Use this URL to cite or link to this record in EThOS: http://ethos.bl.uk/OrderDetails.do?uin=uk.bl.ethos.658959
Title: Why did my baby die? : an evaluation of parental and professional experiences of joint agency investigations following sudden unexpected death in infancy
Author: Garstang, Joanna
ISNI:       0000 0004 5357 4489
Awarding Body: University of Warwick
Current Institution: University of Warwick
Date of Award: 2014
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Abstract:
Aims: Since 2008, in England, all sudden unexpected deaths in infancy (SUDI) must be investigated jointly by police, health and social care. This thesis aims to learn of parents’ and professionals’ experiences of this joint agency approach (JAA) and use this knowledge to improve these investigations. Methods: 1. Systematic literature review of bereaved parents’ experiences. 2. Systematic literature review of different models of SUDI investigation. 3. A mixed methods study of JAA investigation of SUDI cases; involving case note analysis, questionnaires and in-depth interviews with parents and professionals. 4. A descriptive study of outcomes of JAA SUDI investigation using Child Death Overview Panel (CDOP) data. Results: In the mixed methods study, 23/111 families were recruited giving theoretical saturation; the median time between death and parental study participation was 33 weeks. Parents felt that the JAA provided information about the death but offered minimal emotional support; they were often distressed by non-specialist police attending their home as part of the investigation. The joint home visit by police and paediatrician was shown to be a key investigative process. Social care were only involved in 13/23 JAA investigations. Some coroners were reluctant to share information with paediatricians preventing effective JAA investigations. In the CDOP study were obtained for 93% SUDI cases. Final case discussions were used to discuss risk factors but not to determine the cause of death; in nearly all cases the final cause of death relied on post-mortem examination alone and ignored death scene examination findings. Many deaths were labelled as unascertained despite fulfilling diagnostic criteria for SIDS. Conclusion: Ideally, SUDI investigations should be carried out only by specialist clinicians who do this work frequently and the JAA should be fully integrated with social care and coroners’ investigations. There needs to be a clearer system for classifying unexplained SUDI. Police should reconsider their immediate response to SUDI; parents would like more follow-up and bereavement support from professionals.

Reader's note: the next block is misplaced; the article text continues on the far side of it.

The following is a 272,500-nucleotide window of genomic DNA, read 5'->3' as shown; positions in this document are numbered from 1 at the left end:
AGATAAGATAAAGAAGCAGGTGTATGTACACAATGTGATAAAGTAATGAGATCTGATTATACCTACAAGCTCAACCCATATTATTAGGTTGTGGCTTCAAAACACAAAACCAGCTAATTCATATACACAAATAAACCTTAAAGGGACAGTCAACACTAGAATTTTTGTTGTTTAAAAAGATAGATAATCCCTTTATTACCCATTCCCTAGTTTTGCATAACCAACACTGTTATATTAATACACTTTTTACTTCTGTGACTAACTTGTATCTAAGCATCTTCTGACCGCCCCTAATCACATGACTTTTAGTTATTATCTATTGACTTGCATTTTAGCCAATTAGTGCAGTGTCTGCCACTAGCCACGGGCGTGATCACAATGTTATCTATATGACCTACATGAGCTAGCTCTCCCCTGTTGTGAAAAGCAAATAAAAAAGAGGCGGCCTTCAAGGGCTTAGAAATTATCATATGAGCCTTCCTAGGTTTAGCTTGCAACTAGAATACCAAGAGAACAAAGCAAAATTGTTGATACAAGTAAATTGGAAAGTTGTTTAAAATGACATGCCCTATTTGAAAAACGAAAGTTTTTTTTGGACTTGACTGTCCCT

Supervisor: Not available Sponsor: Not available
Qualification Name: Thesis (Ph.D.) Qualification Level: Doctoral
EThOS ID: uk.bl.ethos.658959  DOI: Not available
Keywords: RJ Pediatrics
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